Whether the same code is used for everyone, or each individual person is given a different code, the input to the website is still your password as typed. A good place for a hacker to steal the passwords is at the input port I would think.
I can see storing it encrypted so probing eyes can't see what the passwords are. But a hacker could if he got the list figure them out. So it seems to me, protecting the list from hackers should be of more importance.
So, to make sure, we now store everything in a cloud, hi hi...
Sounds a little hazy to me!


Another Topic:
Remember Google's BIG PUSH for everyone to make their websites Mobile Friendly, so we wouldn't lose ranking, AND so that Mobile Friendly sites would get the "Mobile Friendly" line along with their listings.
Have you seen any marked "Mobile Friendly"? I haven't, and don't know anyone who has.

TTUL
Gary

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yogi
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Re: Unbreakable Passwords

Post by yogi » 31 Aug 2015, 08:46

Encryption is very enigmatic. I wish I knew more about it so that I could explain it in understandable terms. :mrgreen:

HTTPS is about data encryption. The data exchanged between you and a site using HTTPS goes through a process of encryption/decryption under the hood so to speak. You do not have to intervene for it to happen. The bidirectional transmissions are all encoded, and that is the sole function of HTTPS.

The most likely form of hacking on the Internet is what is called a Man In The Middle attack. This is simply a situation where all the communication between you and the intended server is routed through an intermediary computer that is owned by some nefarious hacker. The hacker collects everything coming and going from your computer and analyzes it at his convenience. HTTPS scrambles all the data before you send it out so that the bad guy just gets gibberish. Thus HTTPS has value for defending against Man In The Middle attacks.

There are several ways to produce encryption keys and that article I quoted suggests that the standard methods are quickly becoming obsolete. I don't know if any of that article applies to HTTPS, but I do know when using that protocol nothing leaves your network card unless it's encrypted first. The server receives your encrypted password and stores it as a record in a database. It could also be stored in a file where the file itself can be encrypted to provide double encryption. When you log into that server it compares your encrypted password against the previously hashed password it has in it's database. If the two hashes are identical, you must have sent the correct password and they let you in.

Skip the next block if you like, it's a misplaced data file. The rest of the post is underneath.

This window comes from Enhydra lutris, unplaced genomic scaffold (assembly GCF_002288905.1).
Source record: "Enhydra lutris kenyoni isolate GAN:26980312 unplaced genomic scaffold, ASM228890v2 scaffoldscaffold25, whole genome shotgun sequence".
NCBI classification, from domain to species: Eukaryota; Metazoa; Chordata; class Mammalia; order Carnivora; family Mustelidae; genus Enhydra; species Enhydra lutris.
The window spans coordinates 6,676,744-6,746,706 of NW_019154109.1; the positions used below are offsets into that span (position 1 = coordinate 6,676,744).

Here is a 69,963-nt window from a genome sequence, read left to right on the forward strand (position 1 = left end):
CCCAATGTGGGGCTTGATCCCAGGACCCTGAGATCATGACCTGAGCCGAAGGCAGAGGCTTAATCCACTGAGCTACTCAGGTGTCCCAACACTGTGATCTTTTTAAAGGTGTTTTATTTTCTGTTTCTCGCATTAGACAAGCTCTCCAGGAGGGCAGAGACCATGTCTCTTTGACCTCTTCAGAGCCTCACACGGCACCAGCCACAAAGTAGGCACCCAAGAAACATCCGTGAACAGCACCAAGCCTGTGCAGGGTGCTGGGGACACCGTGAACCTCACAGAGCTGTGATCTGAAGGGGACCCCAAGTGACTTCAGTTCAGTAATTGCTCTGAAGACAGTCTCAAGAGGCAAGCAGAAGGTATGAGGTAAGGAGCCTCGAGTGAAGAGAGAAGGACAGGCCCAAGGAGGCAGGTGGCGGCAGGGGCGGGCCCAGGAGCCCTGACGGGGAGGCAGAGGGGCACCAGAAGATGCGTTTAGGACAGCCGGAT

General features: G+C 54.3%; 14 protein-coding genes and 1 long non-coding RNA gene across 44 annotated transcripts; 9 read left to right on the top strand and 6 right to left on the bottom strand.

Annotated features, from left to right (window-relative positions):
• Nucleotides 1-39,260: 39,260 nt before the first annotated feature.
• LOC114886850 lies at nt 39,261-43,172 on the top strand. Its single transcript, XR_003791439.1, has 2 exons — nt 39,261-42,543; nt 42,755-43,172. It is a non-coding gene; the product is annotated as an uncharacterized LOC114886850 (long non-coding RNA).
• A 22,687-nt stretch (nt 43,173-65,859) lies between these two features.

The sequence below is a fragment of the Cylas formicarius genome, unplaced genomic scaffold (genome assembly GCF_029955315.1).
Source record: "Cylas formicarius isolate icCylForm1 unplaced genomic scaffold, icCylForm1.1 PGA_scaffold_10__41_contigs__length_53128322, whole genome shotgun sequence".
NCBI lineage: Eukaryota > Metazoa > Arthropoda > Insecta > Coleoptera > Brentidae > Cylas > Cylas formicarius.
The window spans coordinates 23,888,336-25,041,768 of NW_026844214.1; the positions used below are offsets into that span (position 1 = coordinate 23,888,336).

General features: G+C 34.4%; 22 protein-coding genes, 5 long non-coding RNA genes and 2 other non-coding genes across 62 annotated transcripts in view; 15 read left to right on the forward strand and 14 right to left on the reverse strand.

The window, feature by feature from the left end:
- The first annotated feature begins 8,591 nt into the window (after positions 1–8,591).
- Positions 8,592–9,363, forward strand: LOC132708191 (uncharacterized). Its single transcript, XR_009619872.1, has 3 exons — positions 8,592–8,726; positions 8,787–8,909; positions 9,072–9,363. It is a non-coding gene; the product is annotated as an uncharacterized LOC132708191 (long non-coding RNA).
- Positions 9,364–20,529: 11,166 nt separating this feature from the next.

Exactly where and how the encryption of your password takes place varies depending on the methods used. The point to be made is that your passwords are hashed when they are stored on most servers and it is the hash that is being looked at to validate your credentials.

You ask a legitimate question when you cite social networks that use secure transmissions. What's the point? The point is that not everything you send is published on your timeline. Private messages, for example, do not get published. Your login credentials and any financial information you give them to buy stuff does not get publicized. All these things benefit from the use of HTTPS but only to the extent of making that Man In The Middle do a little more work. However, keep in mind that places like Facebook own everything you give them. They keep that information and sell it to anyone who can pay for it.

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Kellemora
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Re: Unbreakable Passwords

Post by Kellemora » 01 Sep 2015, 13:46

Actually, what you said today, rang a bell with me.

Every time you connect to a website, and possibly after each data transfer, a handshake is established.
Within this handshake is where the encryption code for your next outbound transmission is included.
So the recipient can decode the next transfer of data.

It sounds like passwords work sorta like the checksum of a file transfer.
If that is how the programmer who wrote the website set it up to work I would think.

Before we got the new mainframe at work, one of the things we had to do was type in an entire paragraph from a book or document only we knew what it came from. This was used to encrypt what they were sending to us, but it became encrypted when we sent it to them, so even they did not know what it was.
How all this worked I don't know. At least all I had to do at my end was enter a security number in order to see what was sent to me.
The only thing bad about that old system was if our computer broke and we had to use a different computer, we had to set up everything all over again for each computer we used.
We do not have to do this on the new system they installed.
Probably a good thing too, because if you forgot that long paragraph we had to type in, it was twice as hard to get another one set up to replace it.

In the early days of computing, when I needed to get someones credit card, I had them send each set of four digits in a different e-mail and to a different e-mail address. It was a pain for them I'm sure, but back then, it was the safest way I knew to do it. Most folks didn't mind because the number was sent like as if it was part of a telephone number in one, as a part of a product serial number in another, etc. I made it easier for them by sending a four part form which they sent back in four separate e-mails, and as I said to four different e-mail addresses, at different ISPs too.
Today everything is handled through a shopping cart service.

There are probably a lot more hackers today than there were back then too, hi hi...